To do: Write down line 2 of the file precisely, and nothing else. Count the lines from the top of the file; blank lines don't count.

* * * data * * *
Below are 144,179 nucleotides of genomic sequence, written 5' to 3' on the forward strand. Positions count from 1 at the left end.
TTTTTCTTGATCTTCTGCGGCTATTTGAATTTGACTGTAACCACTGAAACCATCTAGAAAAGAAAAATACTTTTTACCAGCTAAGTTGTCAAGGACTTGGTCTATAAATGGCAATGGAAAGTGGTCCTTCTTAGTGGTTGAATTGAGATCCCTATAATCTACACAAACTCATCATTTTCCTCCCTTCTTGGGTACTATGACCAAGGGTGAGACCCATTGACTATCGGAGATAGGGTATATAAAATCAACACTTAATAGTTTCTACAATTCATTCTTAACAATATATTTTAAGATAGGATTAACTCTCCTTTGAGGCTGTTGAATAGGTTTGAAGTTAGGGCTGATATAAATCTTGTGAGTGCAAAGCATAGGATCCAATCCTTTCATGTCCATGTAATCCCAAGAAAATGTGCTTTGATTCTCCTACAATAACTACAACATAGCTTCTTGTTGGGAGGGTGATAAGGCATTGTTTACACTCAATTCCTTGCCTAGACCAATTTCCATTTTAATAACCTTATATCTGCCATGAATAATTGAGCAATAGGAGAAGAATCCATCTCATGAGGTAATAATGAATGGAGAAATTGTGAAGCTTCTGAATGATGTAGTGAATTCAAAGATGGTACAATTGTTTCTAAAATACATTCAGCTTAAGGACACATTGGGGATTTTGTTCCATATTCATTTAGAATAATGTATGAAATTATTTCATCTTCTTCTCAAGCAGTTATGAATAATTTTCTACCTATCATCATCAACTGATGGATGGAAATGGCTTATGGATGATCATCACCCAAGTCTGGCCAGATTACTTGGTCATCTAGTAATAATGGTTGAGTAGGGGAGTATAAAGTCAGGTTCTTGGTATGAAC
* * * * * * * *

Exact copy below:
TTTTTCTTGATCTTCTGCGGCTATTTGAATTTGACTGTAACCACTGAAACCATCTAGAAAAGAAAAATACTTTTTACCAGCTAAGTTGTCAAGGACTTGGTCTATAAATGGCAATGGAAAGTGGTCCTTCTTAGTGGTTGAATTGAGATCCCTATAATCTACACAAACTCATCATTTTCCTCCCTTCTTGGGTACTATGACCAAGGGTGAGACCCATTGACTATCGGAGATAGGGTATATAAAATCAACACTTAATAGTTTCTACAATTCATTCTTAACAATATATTTTAAGATAGGATTAACTCTCCTTTGAGGCTGTTGAATAGGTTTGAAGTTAGGGCTGATATAAATCTTGTGAGTGCAAAGCATAGGATCCAATCCTTTCATGTCCATGTAATCCCAAGAAAATGTGCTTTGATTCTCCTACAATAACTACAACATAGCTTCTTGTTGGGAGGGTGATAAGGCATTGTTTACACTCAATTCCTTGCCTAGACCAATTTCCATTTTAATAACCTTATATCTGCCATGAATAATTGAGCAATAGGAGAAGAATCCATCTCATGAGGTAATAATGAATGGAGAAATTGTGAAGCTTCTGAATGATGTAGTGAATTCAAAGATGGTACAATTGTTTCTAAAATACATTCAGCTTAAGGACACATTGGGGATTTTGTTCCATATTCATTTAGAATAATGTATGAAATTATTTCATCTTCTTCTCAAGCAGTTATGAATAATTTTCTACCTATCATCATCAACTGATGGATGGAAATGGCTTATGGATGATCATCACCCAAGTCTGGCCAGATTACTTGGTCATCTAGTAATAATGGTTGAGTAGGGGAGTATAAAGTCAGGTTCTTGGTATGAAC